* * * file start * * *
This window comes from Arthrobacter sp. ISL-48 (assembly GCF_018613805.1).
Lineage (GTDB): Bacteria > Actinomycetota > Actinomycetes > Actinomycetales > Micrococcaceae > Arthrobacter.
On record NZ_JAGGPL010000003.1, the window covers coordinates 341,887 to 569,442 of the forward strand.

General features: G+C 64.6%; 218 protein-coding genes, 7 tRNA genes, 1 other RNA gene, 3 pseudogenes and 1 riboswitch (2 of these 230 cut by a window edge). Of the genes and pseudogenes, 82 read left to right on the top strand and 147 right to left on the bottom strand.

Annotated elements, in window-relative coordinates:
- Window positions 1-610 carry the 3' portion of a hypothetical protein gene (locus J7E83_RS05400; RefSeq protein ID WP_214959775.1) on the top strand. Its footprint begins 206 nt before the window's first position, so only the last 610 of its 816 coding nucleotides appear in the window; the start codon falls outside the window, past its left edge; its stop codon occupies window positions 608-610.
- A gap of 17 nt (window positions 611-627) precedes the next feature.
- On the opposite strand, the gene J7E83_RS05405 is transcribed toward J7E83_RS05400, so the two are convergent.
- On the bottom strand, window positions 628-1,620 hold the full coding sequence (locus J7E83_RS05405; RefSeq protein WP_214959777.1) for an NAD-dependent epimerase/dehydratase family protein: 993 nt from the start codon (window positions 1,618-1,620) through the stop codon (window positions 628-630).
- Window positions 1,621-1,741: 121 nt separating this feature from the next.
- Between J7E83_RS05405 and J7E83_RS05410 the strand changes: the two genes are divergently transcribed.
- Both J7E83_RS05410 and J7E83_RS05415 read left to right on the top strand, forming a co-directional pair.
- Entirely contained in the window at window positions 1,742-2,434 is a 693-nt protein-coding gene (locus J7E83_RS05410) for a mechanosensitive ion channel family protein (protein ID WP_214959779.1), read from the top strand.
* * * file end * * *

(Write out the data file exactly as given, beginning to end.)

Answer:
This window comes from Arthrobacter sp. ISL-48 (assembly GCF_018613805.1).
Lineage (GTDB): Bacteria > Actinomycetota > Actinomycetes > Actinomycetales > Micrococcaceae > Arthrobacter.
On record NZ_JAGGPL010000003.1, the window covers coordinates 341,887 to 569,442 of the forward strand.

General features: G+C 64.6%; 218 protein-coding genes, 7 tRNA genes, 1 other RNA gene, 3 pseudogenes and 1 riboswitch (2 of these 230 cut by a window edge). Of the genes and pseudogenes, 82 read left to right on the top strand and 147 right to left on the bottom strand.

Annotated elements, in window-relative coordinates:
- Window positions 1-610 carry the 3' portion of a hypothetical protein gene (locus J7E83_RS05400; RefSeq protein ID WP_214959775.1) on the top strand. Its footprint begins 206 nt before the window's first position, so only the last 610 of its 816 coding nucleotides appear in the window; the start codon falls outside the window, past its left edge; its stop codon occupies window positions 608-610.
- A gap of 17 nt (window positions 611-627) precedes the next feature.
- On the opposite strand, the gene J7E83_RS05405 is transcribed toward J7E83_RS05400, so the two are convergent.
- On the bottom strand, window positions 628-1,620 hold the full coding sequence (locus J7E83_RS05405; RefSeq protein WP_214959777.1) for an NAD-dependent epimerase/dehydratase family protein: 993 nt from the start codon (window positions 1,618-1,620) through the stop codon (window positions 628-630).
- Window positions 1,621-1,741: 121 nt separating this feature from the next.
- Between J7E83_RS05405 and J7E83_RS05410 the strand changes: the two genes are divergently transcribed.
- Both J7E83_RS05410 and J7E83_RS05415 read left to right on the top strand, forming a co-directional pair.
- Entirely contained in the window at window positions 1,742-2,434 is a 693-nt protein-coding gene (locus J7E83_RS05410) for a mechanosensitive ion channel family protein (protein ID WP_214959779.1), read from the top strand.